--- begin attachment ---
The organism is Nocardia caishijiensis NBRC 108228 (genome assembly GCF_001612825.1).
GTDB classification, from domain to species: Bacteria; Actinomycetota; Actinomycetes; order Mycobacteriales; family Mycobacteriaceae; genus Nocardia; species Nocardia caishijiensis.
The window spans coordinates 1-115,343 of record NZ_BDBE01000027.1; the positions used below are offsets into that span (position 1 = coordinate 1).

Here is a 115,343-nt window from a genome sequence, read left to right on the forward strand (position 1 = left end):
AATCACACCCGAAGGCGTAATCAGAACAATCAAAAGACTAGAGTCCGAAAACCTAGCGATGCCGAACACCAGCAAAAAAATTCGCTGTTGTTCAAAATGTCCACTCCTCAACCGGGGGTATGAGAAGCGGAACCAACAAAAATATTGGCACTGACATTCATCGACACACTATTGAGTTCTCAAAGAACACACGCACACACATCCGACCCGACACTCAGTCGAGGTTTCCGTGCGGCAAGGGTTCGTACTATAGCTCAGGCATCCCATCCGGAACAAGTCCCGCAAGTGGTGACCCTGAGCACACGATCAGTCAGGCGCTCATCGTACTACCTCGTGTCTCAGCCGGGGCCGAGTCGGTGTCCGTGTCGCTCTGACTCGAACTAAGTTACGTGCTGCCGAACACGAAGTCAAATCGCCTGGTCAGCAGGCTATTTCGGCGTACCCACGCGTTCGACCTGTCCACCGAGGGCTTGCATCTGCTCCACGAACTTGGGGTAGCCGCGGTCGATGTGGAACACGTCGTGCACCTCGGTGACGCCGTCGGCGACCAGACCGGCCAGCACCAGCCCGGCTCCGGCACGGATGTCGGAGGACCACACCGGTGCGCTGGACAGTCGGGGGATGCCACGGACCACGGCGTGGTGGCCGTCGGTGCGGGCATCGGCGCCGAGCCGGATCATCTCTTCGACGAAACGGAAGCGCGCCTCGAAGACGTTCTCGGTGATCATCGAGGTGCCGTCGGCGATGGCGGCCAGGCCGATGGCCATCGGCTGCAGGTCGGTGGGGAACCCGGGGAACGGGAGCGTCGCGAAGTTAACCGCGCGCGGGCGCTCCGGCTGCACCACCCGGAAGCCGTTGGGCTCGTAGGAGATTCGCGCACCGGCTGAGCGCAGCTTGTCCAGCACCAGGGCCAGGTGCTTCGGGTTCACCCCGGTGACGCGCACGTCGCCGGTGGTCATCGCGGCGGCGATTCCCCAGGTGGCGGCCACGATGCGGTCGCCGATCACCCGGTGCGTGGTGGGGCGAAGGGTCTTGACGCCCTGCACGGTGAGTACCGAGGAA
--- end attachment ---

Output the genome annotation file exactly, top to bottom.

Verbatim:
The organism is Nocardia caishijiensis NBRC 108228 (genome assembly GCF_001612825.1).
GTDB classification, from domain to species: Bacteria; Actinomycetota; Actinomycetes; order Mycobacteriales; family Mycobacteriaceae; genus Nocardia; species Nocardia caishijiensis.
The window spans coordinates 1-115,343 of record NZ_BDBE01000027.1; the positions used below are offsets into that span (position 1 = coordinate 1).

Here is a 115,343-nt window from a genome sequence, read left to right on the forward strand (position 1 = left end):
AATCACACCCGAAGGCGTAATCAGAACAATCAAAAGACTAGAGTCCGAAAACCTAGCGATGCCGAACACCAGCAAAAAAATTCGCTGTTGTTCAAAATGTCCACTCCTCAACCGGGGGTATGAGAAGCGGAACCAACAAAAATATTGGCACTGACATTCATCGACACACTATTGAGTTCTCAAAGAACACACGCACACACATCCGACCCGACACTCAGTCGAGGTTTCCGTGCGGCAAGGGTTCGTACTATAGCTCAGGCATCCCATCCGGAACAAGTCCCGCAAGTGGTGACCCTGAGCACACGATCAGTCAGGCGCTCATCGTACTACCTCGTGTCTCAGCCGGGGCCGAGTCGGTGTCCGTGTCGCTCTGACTCGAACTAAGTTACGTGCTGCCGAACACGAAGTCAAATCGCCTGGTCAGCAGGCTATTTCGGCGTACCCACGCGTTCGACCTGTCCACCGAGGGCTTGCATCTGCTCCACGAACTTGGGGTAGCCGCGGTCGATGTGGAACACGTCGTGCACCTCGGTGACGCCGTCGGCGACCAGACCGGCCAGCACCAGCCCGGCTCCGGCACGGATGTCGGAGGACCACACCGGTGCGCTGGACAGTCGGGGGATGCCACGGACCACGGCGTGGTGGCCGTCGGTGCGGGCATCGGCGCCGAGCCGGATCATCTCTTCGACGAAACGGAAGCGCGCCTCGAAGACGTTCTCGGTGATCATCGAGGTGCCGTCGGCGATGGCGGCCAGGCCGATGGCCATCGGCTGCAGGTCGGTGGGGAACCCGGGGAACGGGAGCGTCGCGAAGTTAACCGCGCGCGGGCGCTCCGGCTGCACCACCCGGAAGCCGTTGGGCTCGTAGGAGATTCGCGCACCGGCTGAGCGCAGCTTGTCCAGCACCAGGGCCAGGTGCTTCGGGTTCACCCCGGTGACGCGCACGTCGCCGGTGGTCATCGCGGCGGCGATTCCCCAGGTGGCGGCCACGATGCGGTCGCCGATCACCCGGTGCGTGGTGGGGCGAAGGGTCTTGACGCCCTGCACGGTGAGTACCGAGGAA